They'll make it work because they're both at a high level. It's going to be good for Danny, particularly coming off missing time, because Paul can now create the plays and Danny is out there shooting the ball, which Danny does very well. Danny can also create plays so it'll make it easier on Paul. It's going to be a very difficult decision for the defense to make if they're going to try to guard our inside people. If they're going to have help inside and you're leaving one of those two open, that's a bad choice.

Do you find their struggles on the road concerning at all?

That's a figment of the press' imagination. It's a thing that they haven't done. They don't have an over .500 record on the road. The fact is they have nine wins (9-13). How many teams have nine wins or more in the league? ... So I'm not worried. I think we compete on the road. Again, the schedule has been difficult. We will have more back-to-backs than anybody in the league, particularly with the rescheduling of the Chicago game that we missed. We've had a lot of four games in five nights, again, at the top end of the league in that.

What you have to realize is we're a very young team. Even though they played well last year, you come in and you're missing your key ingredient, Danny Granger, who was the high-scorer last year and the go-to guy ... I looked at the schedule and said if this team doesn't get off right and starts losing a lot of games right away, that could knock their confidence and you could go in the tank. They haven't done that so I'm very pleased with that.

As good as Roy Hibbert has been on defense, what do you attribute his offense woes to?

I really don't know and I really don't care. I think it'll get better. If you think about it, what do you want out of a center? You want rebounding and you want shot-blocking. The best center of all-time was Bill Russell—rebounder, shot-blocker and he had dunks. That's what he did. Other than that, he wasn't an offensive player, whether he could have been or couldn't have been. The fact is that his team didn't need him for that. What you need out of a guy at the center position is what I've just said.

How much did you know about Lance Stephenson before you came here and is it fair to say he's the teams' most improved play?

I don't know his game all the way. But I did see him play in college and when he's played here. What he's done is fit into the role—I think it's good for him to play 2-guard. At the point guard position, that's a very difficult position for a young player. You can get the impression that's almost like playing in the school yard. He's going to make a lot of mistakes there. When he got to the 2-guard, he's pretty much stayed within what is expected of a 2-guard. He's cut down on mistakes because he has stabilized his game. I think that if he has to go back out and play point guard, he's going to approach it a lot differently than he would have before he played 2-guard.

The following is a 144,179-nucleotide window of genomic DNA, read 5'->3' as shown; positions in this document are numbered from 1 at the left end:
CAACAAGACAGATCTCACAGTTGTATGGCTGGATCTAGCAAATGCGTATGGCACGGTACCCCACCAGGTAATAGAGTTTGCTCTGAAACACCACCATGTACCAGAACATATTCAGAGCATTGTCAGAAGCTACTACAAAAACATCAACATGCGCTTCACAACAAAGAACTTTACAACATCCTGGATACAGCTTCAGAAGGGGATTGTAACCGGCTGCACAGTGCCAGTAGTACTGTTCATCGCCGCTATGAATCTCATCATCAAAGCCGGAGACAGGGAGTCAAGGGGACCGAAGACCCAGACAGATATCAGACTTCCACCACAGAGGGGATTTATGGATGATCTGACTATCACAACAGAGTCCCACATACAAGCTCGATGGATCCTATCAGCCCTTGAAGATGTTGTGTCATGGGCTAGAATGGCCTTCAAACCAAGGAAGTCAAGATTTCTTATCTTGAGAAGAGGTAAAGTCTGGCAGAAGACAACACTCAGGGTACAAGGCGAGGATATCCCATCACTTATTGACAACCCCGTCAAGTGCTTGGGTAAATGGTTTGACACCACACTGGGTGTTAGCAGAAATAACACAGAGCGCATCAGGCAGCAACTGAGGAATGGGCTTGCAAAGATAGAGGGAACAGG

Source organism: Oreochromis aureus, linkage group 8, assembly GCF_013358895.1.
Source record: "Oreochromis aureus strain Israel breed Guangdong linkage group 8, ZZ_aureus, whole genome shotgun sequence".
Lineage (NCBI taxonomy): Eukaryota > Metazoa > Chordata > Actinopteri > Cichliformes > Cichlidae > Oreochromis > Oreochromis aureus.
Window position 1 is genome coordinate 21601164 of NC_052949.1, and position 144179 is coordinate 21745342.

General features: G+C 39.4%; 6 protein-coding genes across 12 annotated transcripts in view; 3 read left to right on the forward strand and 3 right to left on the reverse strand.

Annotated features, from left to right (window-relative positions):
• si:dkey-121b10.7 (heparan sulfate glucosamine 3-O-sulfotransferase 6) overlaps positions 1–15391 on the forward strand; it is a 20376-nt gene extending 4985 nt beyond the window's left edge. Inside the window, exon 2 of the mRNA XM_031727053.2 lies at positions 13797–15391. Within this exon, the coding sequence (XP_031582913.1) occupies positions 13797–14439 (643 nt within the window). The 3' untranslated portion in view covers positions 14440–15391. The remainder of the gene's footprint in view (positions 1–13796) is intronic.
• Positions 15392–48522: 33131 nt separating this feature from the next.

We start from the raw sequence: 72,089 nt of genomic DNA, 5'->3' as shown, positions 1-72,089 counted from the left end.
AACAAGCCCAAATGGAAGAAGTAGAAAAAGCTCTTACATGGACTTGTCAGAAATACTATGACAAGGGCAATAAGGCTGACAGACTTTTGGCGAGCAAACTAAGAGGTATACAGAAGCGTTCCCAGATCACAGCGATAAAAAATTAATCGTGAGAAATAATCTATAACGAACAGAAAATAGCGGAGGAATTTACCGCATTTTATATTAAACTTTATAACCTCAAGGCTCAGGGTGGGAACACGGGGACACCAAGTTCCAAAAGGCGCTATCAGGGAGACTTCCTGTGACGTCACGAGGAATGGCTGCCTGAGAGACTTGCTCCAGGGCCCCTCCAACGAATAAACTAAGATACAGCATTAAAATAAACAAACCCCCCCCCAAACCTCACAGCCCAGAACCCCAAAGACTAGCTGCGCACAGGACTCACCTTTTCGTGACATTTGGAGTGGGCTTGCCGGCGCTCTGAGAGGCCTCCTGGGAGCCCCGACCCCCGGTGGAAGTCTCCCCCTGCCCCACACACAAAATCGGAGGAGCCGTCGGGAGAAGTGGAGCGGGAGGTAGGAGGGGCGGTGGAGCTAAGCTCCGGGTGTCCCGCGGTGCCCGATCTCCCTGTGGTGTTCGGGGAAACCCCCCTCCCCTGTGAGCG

... I think Lance has learned how to play within himself and he really helps our team in a lot of areas that aren't noticed. He's been, at the very least, a really stable, sound player both offensively and defensively.

This offseason was about improving the bench but many times when coach Vogel has gone to his bench, there has been a drop-off. Why do you believe that is?

I think the bench had to learn to play together. They were going in there five guys at a time so in effect, it was another team. They haven't had the advantage that the first team had of playing together and knowing each other so they struggled trying to get through that and I think that'll get better and better as the year goes on... There have been some games that the bench has not gone out and not played well. But there have been a lot of games where they've come out there and basically because they play a faster pace, have picked up the energy of the team.

Why did you choose not utilize the D-League during your previous stint with the team and how do you think it has helped the rookies?

I didn't use it in the past because I had veterans. I didn't have that many young guys and the D-League wasn't as developed as it is now. I think in this case, it really helped because it didn't look like Orlando (Johnson) or Miles Plumlee were going to get any time so now they're just sitting on the bench and that's no good. Even though it helps for them to come in and play against our guys every day, I think game time becomes important because you need to get out there and play and so that was a good option and I was happy that we did that.

Quotes For the Road

- I think George Hill is going to be an underrated point guard. He's an extremely good point guard.

- Gerald Green is not hitting shots but he's playing as hard as he can in other areas of the game and impacting the game that way.

- Sam Young, when he was playing, gave us a lot of elements, including defense and his overall toughness on the floor.

- I like (Ian) Mahinmi's game. I think he's a valuable addition to what we're doing.

- I like D.J. (Augustin) and the way he's playing.

- Tyler Hansbrough comes in and gives us energy.